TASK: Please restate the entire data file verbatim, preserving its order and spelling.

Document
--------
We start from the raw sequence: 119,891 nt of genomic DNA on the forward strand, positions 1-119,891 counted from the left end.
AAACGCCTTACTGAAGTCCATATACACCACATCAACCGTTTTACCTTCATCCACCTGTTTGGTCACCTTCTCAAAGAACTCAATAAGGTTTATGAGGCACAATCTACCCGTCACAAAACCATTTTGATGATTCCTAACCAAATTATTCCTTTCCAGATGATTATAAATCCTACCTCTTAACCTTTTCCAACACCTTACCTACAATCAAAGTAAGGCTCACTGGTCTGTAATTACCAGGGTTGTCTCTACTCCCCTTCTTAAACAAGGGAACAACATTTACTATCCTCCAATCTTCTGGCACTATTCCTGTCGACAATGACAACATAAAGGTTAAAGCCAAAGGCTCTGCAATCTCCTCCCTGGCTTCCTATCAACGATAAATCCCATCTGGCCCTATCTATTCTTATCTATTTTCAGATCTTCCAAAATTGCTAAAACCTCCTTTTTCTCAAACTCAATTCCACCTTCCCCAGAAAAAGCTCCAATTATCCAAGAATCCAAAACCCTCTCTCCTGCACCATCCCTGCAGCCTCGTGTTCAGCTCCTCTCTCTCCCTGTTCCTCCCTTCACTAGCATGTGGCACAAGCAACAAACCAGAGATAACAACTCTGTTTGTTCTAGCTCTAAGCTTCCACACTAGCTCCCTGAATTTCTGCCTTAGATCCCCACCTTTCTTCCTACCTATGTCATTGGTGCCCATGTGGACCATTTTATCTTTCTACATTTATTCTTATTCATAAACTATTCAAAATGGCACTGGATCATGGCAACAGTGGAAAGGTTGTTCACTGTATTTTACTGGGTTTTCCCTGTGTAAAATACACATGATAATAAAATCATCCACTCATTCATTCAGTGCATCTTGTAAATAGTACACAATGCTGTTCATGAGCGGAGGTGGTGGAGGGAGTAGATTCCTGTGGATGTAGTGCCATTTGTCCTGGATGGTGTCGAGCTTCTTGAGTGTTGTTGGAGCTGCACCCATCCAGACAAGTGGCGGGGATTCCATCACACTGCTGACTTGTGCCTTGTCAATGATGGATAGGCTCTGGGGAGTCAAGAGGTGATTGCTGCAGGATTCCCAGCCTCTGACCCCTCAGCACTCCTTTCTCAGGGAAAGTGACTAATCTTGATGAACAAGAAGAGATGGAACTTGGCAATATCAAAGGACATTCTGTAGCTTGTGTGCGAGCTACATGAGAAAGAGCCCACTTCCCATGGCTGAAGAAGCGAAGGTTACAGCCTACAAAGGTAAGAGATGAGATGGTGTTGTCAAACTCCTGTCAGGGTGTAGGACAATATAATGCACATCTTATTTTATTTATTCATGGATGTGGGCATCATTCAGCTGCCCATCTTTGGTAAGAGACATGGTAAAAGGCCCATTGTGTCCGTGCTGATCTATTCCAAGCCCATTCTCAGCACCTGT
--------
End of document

We start from the raw sequence: 119,891 nt of genomic DNA on the forward strand, positions 1-119,891 counted from the left end.
AAACGCCTTACTGAAGTCCATATACACCACATCAACCGTTTTACCTTCATCCACCTGTTTGGTCACCTTCTCAAAGAACTCAATAAGGTTTATGAGGCACAATCTACCCGTCACAAAACCATTTTGATGATTCCTAACCAAATTATTCCTTTCCAGATGATTATAAATCCTACCTCTTAACCTTTTCCAACACCTTACCTACAATCAAAGTAAGGCTCACTGGTCTGTAATTACCAGGGTTGTCTCTACTCCCCTTCTTAAACAAGGGAACAACATTTACTATCCTCCAATCTTCTGGCACTATTCCTGTCGACAATGACAACATAAAGGTTAAAGCCAAAGGCTCTGCAATCTCCTCCCTGGCTTCCTATCAACGATAAATCCCATCTGGCCCTATCTATTCTTATCTATTTTCAGATCTTCCAAAATTGCTAAAACCTCCTTTTTCTCAAACTCAATTCCACCTTCCCCAGAAAAAGCTCCAATTATCCAAGAATCCAAAACCCTCTCTCCTGCACCATCCCTGCAGCCTCGTGTTCAGCTCCTCTCTCTCCCTGTTCCTCCCTTCACTAGCATGTGGCACAAGCAACAAACCAGAGATAACAACTCTGTTTGTTCTAGCTCTAAGCTTCCACACTAGCTCCCTGAATTTCTGCCTTAGATCCCCACCTTTCTTCCTACCTATGTCATTGGTGCCCATGTGGACCATTTTATCTTTCTACATTTATTCTTATTCATAAACTATTCAAAATGGCACTGGATCATGGCAACAGTGGAAAGGTTGTTCACTGTATTTTACTGGGTTTTCCCTGTGTAAAATACACATGATAATAAAATCATCCACTCATTCATTCAGTGCATCTTGTAAATAGTACACAATGCTGTTCATGAGCGGAGGTGGTGGAGGGAGTAGATTCCTGTGGATGTAGTGCCATTTGTCCTGGATGGTGTCGAGCTTCTTGAGTGTTGTTGGAGCTGCACCCATCCAGACAAGTGGCGGGGATTCCATCACACTGCTGACTTGTGCCTTGTCAATGATGGATAGGCTCTGGGGAGTCAAGAGGTGATTGCTGCAGGATTCCCAGCCTCTGACCCCTCAGCACTCCTTTCTCAGGGAAAGTGACTAATCTTGATGAACAAGAAGAGATGGAACTTGGCAATATCAAAGGACATTCTGTAGCTTGTGTGCGAGCTACATGAGAAAGAGCCCACTTCCCATGGCTGAAGAAGCGAAGGTTACAGCCTACAAAGGTAAGAGATGAGATGGTGTTGTCAAACTCCTGTCAGGGTGTAGGACAATATAATGCACATCTTATTTTATTTATTCATGGATGTGGGCATCATTCAGCTGCCCATCTTTGGTAAGAGACATGGTAAAAGGCCCATTGTGTCCGTGCTGATCTATTCCAAGCCCATTCTCAGCACCTGT